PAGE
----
I am attempting to identify all the life in my garden. In recent postings I have investigated a few of my garden's common birds and a common weed. It is time to take on a more ambitious identification challenge: moss.
I have not hitherto taken much notice of moss! I have to say however, that having begun to look for it, it does have a certain appeal for the amateur naturalist. Firstly, a lot of it is really rather beautiful once you begin to examine it closely, and secondly you can be pretty much guaranteed to find some to study any time you go outdoors at any time of year (c.f. say, wildflowers, butterflies etc.).
Common on my garden wall (around (1.8,1.0 see The Lie of the Land) see are the small moss 'cushions' seen in the photo 1. Following some head scratching (see below) I think I'm confident in stating that there are two distinct species of moss at work here.
Photo 2 shows things more clearly. The left hand moss clearly has elongated thin spore capsules on upright stalks ('setae'). Clicking on photo 2 to enlarge it and looking carefully you'll see the right hand moss is also 'fruiting', but its setae curl back on themselves to 'bury' the spore capsules amongst the leaves. After many hours work I'm reasonably confident in identifying the left as Wall Screw Moss (Tortula muralis) and the right as Grimmia pulvinata (for which I can't find a common name - comments anyone?).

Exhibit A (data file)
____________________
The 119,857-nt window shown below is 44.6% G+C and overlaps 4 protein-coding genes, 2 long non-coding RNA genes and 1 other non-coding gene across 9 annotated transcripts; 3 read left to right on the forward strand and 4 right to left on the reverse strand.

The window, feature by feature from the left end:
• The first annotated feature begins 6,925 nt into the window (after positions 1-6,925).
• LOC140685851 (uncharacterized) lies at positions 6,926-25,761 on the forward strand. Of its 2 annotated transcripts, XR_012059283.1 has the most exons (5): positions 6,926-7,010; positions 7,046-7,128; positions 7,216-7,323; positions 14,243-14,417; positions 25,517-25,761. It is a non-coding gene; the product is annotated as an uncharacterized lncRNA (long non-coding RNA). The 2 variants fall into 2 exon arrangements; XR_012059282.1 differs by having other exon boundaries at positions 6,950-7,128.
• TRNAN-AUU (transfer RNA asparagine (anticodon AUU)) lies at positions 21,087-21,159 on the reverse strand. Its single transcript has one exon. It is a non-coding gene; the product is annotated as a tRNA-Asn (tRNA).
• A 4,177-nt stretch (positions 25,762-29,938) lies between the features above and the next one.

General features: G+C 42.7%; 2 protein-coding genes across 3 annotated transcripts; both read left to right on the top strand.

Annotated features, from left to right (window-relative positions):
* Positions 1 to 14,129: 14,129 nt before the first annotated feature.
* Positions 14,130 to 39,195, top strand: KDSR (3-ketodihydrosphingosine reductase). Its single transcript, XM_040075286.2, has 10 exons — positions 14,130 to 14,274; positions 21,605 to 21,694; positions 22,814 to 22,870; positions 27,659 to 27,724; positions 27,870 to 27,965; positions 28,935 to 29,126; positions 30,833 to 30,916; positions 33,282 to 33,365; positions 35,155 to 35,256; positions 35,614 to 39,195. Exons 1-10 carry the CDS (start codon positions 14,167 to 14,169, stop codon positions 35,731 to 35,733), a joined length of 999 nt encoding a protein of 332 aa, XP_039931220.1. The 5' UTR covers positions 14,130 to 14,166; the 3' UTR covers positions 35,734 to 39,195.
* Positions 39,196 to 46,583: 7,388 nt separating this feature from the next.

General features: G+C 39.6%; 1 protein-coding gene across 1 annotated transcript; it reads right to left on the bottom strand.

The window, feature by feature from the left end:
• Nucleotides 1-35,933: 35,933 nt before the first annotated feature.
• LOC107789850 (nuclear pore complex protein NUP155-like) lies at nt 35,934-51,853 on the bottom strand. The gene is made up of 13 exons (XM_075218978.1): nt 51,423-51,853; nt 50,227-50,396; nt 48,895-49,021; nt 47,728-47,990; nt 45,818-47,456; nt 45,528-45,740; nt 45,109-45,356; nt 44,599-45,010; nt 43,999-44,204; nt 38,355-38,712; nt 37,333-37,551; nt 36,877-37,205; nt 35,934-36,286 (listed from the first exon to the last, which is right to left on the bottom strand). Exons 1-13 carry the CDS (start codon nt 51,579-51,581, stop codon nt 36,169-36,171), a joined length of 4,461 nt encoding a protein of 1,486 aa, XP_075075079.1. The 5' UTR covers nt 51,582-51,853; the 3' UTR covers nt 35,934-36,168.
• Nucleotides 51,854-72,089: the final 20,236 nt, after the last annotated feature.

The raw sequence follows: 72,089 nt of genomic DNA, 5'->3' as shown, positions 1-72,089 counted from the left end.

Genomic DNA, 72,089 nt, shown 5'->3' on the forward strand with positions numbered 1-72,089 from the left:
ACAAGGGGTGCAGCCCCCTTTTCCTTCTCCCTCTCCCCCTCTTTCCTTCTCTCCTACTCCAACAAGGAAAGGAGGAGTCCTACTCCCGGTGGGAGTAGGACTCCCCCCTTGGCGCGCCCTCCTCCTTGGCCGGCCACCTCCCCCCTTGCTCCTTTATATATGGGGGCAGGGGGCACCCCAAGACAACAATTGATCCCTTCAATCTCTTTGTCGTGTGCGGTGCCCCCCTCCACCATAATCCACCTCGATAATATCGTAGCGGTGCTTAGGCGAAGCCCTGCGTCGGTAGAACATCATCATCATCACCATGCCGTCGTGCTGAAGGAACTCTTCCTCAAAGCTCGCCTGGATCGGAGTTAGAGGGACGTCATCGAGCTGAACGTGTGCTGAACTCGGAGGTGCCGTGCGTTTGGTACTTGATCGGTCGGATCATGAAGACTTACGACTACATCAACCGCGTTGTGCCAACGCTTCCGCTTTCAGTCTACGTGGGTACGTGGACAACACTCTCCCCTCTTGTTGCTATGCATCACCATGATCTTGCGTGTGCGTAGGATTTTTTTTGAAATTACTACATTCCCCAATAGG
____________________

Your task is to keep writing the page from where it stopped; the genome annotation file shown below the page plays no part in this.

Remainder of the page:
The obvious challenge in identifying a moss is the small size of any distinguishing features. Recently however I purchased a 'Westbury SP30' student microscope from Brunel Microscopes (for anyone looking to do similar, I'd recommend the company - extremely helpful on the phone and they delivered the 'scope in 48hrs).
It turns out that moss leaves make inherently 'good viewing' under the microscope since in most cases the leaf consists of simply a monolayer of cells. Putting a moss leaf under the microscope, you immediately get a view of living cells without any of the 'messing about' with microtomes and stains I believe is often required with other 'higher' plants. Photo 3 shows the fairly regular cells of G. pulvinata (100x; 1 small graticule division = 10um) and photo 4 of T. muralis (450x; 1 small div. =2.5microns) - which remind me of miniature four leaf clovers.
The most striking thing about both the leaves of G. pulvinata (photo 5) and T. muralis (photo 6) under low magnification (100x, 1small div.=10um) are the inordinately long white hairs at the end of the leaf. These hairs give the 'cushions' their silvery look in photo 1 above. With regard to telling the leaves apart, photo 6 shows that the more rounded ('ovate') leaf ending of T. muralis. A second differentiating feature of G. pulvinata are the tiny spines protruding from the leaf hairs (photo 7, 400x) (the leaf hairs of T. muralis are smooth).
To identify my mosses I used the key in British Mosses and Liverworts, E.V. Watson (Cambridge Univ. Press). Helpfully, Andrew Spink has reproduced this key on his website. The images of T. muralis in the British Bryological Society Field Guide were also useful. (I couldn't find G. pulvinata there - does it have another name?). I took the microscopic photos by simply holding the lens of my camera up to the eye piece of my microscope (hence the reason they're not very good!).
Finally - as an illustration of how small the world is (or how big the internet depending on your point of view) - I discovered in the course of my searching that Patrick Roper has also been busy this month blogging about T. muralis. Great minds think alike..?